THE PROBLEM Noise pollution is a type of energy pollution in which distracting, irritating, or damaging sounds are freely audible.
In this type of contamination the humans are the main guilty because is due to them who exist noise harmful to health or welfare. Transportation vehicles are the worst offenders, with aircraft, railroad stock, trucks, buses, automobiles, and motorcycles all producing excessive noise. CAUSES
In the narrowest sense, sounds are considered noise pollution if they adversely affect wildlife, human activity, or are capable of damaging physical structures on a regular, repeating basis. EFFECTS
Noise pollution can cause annoyance and aggression, hypertension, high stress levels, tinnitus, hearing loss, sleep disturbances, and other harmful effects.
An impact of noise on animal life is the reduction of usable habitat that noisy areas may cause, which in the case of endangered species may be part of the path to extinction.
Train, airplane automobile, motorcycle, and even entertainment noise can disturb wildlife habits, sleep disruption in humans and animals, hearing loss, heart disease and in severe cases even mental instability.
How is noise measured? Noise or sound is measured in decibels (dB). The typical sound levels measured in the surrounding are as follows: * library - 35 dB * office - 60- 65 * normal traffic noise 70 - 80 dB * Airport (plane take off) - 120 dB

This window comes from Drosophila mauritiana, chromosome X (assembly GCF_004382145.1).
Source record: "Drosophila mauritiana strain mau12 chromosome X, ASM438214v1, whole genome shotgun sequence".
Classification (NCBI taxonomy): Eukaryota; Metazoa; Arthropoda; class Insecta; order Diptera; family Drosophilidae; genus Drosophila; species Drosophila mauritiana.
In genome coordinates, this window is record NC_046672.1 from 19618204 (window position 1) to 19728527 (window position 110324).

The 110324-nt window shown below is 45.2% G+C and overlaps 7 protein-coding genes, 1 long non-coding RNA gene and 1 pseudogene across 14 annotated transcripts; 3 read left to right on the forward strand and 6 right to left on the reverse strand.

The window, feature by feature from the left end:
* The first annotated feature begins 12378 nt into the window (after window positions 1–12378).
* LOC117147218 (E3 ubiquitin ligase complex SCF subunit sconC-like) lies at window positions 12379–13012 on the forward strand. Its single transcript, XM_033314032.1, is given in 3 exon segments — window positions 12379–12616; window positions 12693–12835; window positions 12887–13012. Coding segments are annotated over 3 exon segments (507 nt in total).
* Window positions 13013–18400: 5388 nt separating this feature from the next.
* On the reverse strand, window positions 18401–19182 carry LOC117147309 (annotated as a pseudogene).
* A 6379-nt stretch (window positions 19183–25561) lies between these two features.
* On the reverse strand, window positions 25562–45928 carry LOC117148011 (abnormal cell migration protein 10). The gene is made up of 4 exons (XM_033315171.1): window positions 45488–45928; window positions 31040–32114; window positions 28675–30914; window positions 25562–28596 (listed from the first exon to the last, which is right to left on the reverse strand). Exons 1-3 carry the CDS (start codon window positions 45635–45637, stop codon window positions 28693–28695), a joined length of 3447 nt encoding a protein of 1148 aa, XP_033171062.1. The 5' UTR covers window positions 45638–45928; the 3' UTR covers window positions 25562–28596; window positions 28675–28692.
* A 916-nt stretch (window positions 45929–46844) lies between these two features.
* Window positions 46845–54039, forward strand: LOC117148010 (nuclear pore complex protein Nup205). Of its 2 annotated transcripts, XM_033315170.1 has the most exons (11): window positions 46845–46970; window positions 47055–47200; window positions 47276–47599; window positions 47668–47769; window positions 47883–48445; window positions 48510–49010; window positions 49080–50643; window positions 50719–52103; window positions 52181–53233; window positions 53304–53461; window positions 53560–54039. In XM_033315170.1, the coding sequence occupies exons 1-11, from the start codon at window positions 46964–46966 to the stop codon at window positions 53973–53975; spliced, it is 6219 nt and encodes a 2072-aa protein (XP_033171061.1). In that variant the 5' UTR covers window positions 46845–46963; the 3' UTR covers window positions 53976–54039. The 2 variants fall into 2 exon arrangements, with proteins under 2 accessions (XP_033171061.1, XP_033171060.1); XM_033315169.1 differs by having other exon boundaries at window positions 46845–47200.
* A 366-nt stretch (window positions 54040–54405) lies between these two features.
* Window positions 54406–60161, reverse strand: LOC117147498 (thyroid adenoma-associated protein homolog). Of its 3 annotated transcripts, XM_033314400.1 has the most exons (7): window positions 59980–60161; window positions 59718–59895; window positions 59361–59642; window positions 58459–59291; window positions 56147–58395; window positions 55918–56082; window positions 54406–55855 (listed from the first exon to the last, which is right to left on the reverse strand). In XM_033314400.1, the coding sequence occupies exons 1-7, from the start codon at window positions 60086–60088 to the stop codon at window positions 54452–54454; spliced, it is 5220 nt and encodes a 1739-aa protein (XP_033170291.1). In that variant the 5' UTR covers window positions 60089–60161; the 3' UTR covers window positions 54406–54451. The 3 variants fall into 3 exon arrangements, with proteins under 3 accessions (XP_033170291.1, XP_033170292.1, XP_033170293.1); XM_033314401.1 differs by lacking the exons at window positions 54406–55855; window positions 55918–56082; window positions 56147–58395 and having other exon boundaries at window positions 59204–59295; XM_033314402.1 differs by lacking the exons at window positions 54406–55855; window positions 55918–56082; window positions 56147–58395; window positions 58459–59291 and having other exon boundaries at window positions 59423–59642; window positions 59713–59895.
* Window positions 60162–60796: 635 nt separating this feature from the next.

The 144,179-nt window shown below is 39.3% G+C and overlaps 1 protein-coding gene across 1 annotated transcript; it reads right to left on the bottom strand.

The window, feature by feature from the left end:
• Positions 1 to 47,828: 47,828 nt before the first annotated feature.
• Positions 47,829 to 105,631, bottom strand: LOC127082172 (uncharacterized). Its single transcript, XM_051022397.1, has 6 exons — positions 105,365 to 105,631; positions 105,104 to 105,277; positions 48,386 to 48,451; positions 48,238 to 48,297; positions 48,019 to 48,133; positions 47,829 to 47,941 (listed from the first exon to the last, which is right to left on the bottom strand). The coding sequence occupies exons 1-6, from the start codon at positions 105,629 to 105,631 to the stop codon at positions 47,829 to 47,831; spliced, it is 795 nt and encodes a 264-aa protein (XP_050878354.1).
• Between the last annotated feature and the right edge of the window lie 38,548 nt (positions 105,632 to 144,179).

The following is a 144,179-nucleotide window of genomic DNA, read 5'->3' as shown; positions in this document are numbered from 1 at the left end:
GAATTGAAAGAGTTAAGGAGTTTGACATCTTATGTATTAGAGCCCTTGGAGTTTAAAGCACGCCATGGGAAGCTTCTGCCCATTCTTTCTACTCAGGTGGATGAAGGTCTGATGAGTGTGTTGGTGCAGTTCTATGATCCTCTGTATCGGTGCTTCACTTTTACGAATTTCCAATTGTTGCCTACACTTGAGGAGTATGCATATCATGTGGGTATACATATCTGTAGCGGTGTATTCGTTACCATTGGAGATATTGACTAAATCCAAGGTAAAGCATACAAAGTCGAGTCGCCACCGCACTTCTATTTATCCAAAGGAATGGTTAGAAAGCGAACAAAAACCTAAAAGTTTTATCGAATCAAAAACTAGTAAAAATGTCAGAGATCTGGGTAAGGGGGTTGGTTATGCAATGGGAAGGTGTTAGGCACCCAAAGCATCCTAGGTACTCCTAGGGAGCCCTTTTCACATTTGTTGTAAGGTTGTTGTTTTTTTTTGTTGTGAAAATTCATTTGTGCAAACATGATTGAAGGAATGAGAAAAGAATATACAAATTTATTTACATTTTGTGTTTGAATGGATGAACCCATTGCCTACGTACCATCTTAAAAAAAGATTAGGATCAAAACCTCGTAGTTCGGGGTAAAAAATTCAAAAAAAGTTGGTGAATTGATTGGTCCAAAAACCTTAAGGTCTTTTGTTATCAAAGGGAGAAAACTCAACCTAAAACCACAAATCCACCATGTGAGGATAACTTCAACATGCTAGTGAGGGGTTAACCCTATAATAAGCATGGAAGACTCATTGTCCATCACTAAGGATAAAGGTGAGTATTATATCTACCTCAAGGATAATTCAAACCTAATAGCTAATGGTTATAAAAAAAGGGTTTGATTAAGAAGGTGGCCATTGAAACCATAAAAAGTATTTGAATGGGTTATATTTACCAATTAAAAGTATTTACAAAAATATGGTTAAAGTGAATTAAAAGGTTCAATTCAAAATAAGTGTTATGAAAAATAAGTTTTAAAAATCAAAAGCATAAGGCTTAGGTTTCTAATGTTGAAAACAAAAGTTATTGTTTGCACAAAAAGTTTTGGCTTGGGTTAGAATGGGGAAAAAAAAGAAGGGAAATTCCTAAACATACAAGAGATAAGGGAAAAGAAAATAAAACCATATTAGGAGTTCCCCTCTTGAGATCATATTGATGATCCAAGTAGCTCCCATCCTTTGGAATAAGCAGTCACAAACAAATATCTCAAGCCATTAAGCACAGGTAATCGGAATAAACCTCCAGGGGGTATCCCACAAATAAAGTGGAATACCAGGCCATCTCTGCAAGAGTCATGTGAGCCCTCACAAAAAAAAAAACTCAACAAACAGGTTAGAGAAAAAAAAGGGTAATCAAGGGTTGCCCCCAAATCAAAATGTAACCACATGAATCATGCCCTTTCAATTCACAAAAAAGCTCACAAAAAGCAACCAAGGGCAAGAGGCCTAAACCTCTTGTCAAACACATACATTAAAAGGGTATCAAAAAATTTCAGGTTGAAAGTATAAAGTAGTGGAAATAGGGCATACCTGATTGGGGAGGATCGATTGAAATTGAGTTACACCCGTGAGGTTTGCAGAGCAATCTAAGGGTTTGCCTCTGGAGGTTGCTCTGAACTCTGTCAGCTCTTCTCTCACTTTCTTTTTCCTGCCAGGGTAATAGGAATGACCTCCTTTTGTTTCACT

There are a variety of strategies for mitigating roadway noise including: use of noise barriers, limitation of vehicle speeds, alteration of roadway surface texture, limitation of heavy vehicles, use of traffic controls that smooth vehicle flow to reduce braking and acceleration, and tire design. POSSIBLE SOLUTIONS
Aircraft noise can be reduced to some extent by design of quieter jet engines, which was pursued vigorously in the 1970s and 1980s.
Another solution to this problem is to use electric, or hybrid-electric, automobile. Hybrid vehicles are so quite, in fact, that legislation is pending to actually make them louder.
CONCLUSIONS Many conflicts over noise pollution are handled by negotiation between the emitter and the receiver.
Noise pollution often persists because only five to ten percent of people affected by noise will lodge a formal complaint .
Many people are not aware of their legal right to quiet and do not know how to register a complaint.